High-grade serous ovarian carcinoma (HGSOC) is the most common aggressive and lethal histologic subtype of ovarian cancer. The role of minimally invasive surgery in the management of HGSOC has expanded such that laparoscopic assessment of disease burden is now a widely accepted approach. Previously, we reported comprehensive multi-platform omics analyses, including an integrated analysis and immune assessment of primary and metastatic tumors from highly clinically annotated HGSOC samples. In this proposal, we will apply artificial intelligence (AI) in this context of morphologic and mutli-platform omics differences observed in HGSOC. We believe that deep learning (DL) aided software can provide accurate prediction of patient outcomes at the time of laparoscopic assessment for advanced HGSOC by incorporating still frame surgical images, multi-platform omics data, along with clinical variables such as routine laboratory tests. We hypothesize that multimodal AI can learn features from morphologic, clinical, and omics data obtained before and during laparoscopic assessment of HGSOC and that, these features could then be applied to the development of an assay to predict patient outcomes. To achieve these aims, advanced DL techniques will be employed to develop multimodal DL models utilizing surgical images, clinical laboratory data, and multi-omics data. We expect the appropriate features from morphological, laboratory and multi-platform omics data can be analyzed in combination as complementary modalities that could lead to development of an assay that could aid in the prediction of the outcomes for advanced HGSOC at the time of laparoscopic assessment of disease. After training the models for the two Specific Aims, we will explore the learned features to identify any correlation between the morphologic, clinical, and multi-platform omics patterns that may lead to the discovery of new hybrid biomarkers with prognostic and/or predictive values for patient outcomes. The term hybrid biomarkers refer to biomarkers that can help identify patient outcomes across multiple modalities that cannot be identified when using single modality. To the best of our knowledge, we are the first team to propose investigating such hybrid biomarkers to interrogate the clinical outcomes at the time of laparoscopic assessment for HGSOC. This is only possible due to availability of comprehensive clinical data from the Ovarian Cancer Moon Shot program at MD Anderson Cancer Center on large and diverse population of ovarian cancer patients.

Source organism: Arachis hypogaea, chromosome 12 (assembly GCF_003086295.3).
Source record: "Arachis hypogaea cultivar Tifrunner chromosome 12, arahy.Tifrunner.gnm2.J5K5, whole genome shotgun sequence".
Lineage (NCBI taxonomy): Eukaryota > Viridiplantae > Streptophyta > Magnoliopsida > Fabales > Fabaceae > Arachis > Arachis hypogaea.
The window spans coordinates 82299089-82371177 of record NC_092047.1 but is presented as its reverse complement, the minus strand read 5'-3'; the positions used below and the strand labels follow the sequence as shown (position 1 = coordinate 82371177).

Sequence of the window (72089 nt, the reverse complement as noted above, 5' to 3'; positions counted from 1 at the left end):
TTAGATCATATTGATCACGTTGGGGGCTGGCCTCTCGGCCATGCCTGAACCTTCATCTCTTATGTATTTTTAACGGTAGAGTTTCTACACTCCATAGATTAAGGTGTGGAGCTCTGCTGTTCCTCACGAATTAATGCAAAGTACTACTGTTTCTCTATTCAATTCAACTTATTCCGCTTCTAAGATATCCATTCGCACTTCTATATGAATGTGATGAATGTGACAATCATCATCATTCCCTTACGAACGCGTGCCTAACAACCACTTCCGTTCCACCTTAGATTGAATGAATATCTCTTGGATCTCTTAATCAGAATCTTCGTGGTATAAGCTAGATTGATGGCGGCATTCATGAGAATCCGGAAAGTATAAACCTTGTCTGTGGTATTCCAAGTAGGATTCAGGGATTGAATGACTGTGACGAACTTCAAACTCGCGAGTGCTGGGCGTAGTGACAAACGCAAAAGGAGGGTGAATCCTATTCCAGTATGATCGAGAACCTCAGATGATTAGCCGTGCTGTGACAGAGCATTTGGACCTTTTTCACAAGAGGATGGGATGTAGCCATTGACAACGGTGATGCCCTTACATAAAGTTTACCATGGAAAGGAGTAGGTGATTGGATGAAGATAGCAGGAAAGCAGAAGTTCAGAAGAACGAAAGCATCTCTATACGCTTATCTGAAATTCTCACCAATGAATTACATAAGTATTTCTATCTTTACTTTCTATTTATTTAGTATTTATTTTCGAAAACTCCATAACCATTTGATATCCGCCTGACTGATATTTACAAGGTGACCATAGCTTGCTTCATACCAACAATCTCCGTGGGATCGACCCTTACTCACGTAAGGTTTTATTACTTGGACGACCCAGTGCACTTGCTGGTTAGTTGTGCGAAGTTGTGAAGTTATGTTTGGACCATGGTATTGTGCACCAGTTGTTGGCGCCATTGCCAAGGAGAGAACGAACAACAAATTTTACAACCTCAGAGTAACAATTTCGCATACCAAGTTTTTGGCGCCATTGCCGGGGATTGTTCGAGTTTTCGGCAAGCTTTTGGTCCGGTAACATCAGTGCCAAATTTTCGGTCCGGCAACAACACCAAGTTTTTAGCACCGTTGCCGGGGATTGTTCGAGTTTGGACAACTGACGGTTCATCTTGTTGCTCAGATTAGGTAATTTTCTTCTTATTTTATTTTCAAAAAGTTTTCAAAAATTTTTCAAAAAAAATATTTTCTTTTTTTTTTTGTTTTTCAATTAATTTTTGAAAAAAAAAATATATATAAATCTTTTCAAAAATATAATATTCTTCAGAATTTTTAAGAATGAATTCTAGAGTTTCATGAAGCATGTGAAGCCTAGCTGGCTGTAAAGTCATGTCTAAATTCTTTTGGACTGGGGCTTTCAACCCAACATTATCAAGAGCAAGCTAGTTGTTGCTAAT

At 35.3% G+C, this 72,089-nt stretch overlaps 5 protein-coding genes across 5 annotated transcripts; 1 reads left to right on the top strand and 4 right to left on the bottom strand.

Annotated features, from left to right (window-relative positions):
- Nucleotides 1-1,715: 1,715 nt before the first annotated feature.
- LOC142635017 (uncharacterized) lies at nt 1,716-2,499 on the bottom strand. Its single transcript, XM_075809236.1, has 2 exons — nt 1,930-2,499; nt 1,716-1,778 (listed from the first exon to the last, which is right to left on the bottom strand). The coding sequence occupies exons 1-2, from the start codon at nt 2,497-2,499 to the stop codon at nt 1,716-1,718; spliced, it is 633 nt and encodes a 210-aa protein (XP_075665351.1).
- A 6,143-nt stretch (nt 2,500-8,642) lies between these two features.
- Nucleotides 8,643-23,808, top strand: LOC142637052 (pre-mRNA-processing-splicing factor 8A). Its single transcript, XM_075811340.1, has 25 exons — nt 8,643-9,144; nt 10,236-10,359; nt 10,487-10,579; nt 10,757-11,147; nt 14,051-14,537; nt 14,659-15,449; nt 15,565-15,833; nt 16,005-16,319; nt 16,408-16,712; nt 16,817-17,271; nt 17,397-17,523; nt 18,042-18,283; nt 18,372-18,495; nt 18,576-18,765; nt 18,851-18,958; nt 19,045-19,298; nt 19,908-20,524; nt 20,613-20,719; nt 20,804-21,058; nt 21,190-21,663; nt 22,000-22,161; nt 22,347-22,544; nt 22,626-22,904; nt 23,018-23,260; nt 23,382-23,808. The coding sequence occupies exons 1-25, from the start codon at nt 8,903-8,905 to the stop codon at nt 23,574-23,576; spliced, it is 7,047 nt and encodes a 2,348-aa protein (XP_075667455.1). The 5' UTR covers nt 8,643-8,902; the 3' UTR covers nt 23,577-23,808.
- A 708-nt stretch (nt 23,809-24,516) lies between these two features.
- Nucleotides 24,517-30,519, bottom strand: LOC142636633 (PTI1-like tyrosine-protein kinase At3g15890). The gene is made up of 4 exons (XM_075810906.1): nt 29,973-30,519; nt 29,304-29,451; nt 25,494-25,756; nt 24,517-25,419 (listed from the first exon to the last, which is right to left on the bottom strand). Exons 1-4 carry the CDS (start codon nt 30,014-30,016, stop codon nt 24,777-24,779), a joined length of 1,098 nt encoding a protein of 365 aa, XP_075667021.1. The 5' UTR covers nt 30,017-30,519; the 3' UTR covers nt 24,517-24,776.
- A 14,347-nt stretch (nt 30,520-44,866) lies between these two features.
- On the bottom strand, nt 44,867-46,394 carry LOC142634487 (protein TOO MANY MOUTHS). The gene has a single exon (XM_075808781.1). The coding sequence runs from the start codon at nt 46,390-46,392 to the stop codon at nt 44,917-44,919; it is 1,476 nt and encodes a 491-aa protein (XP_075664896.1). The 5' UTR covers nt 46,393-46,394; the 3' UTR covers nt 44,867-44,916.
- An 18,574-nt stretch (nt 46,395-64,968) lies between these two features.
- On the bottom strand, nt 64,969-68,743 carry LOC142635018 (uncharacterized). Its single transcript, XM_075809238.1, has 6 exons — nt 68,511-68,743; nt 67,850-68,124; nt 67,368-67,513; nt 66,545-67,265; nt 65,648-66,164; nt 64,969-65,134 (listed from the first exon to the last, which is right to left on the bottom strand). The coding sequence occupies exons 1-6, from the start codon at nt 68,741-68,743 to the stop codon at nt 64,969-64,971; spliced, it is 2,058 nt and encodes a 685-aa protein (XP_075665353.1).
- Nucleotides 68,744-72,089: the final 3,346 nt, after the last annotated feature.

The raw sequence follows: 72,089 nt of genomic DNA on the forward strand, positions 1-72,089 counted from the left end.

Shayan Shams, Ph.D. is an Assistant Professor at the Department of Applied Data Science at San Jose State University. He is also an adjunct Assistant Professor at the School of Biomedical Informatics (SBMI), and the Institute for Stroke and Cerebrovascular Diseases at the University of Texas Health Science Center (UTHealth Houston).
As a computer scientist and enthusiastic data scientist, Dr. Shams has extensive experience and a strong track record in developing artificial intelligence algorithms for challenging problems in medicine. Dr. Shams has developed novel artificial intelligence based methodologies to identify patterns and biomarkers from biomedical data such as magnetic resonance imaging, X-rays, computer tomography, PPG and EEG signal, and Electronic Health Records (EHR). Dr. Shams has authored more than 34 peer-reviewed articles in prestigious journals including Nature, Journal of Biomedical Informatics, Journal of clinical periodontology. Dr. Shams has received competitive grants from the National Institute of Health, Cancer Prevention Research Institute of Texas (CPRIT) and private foundations.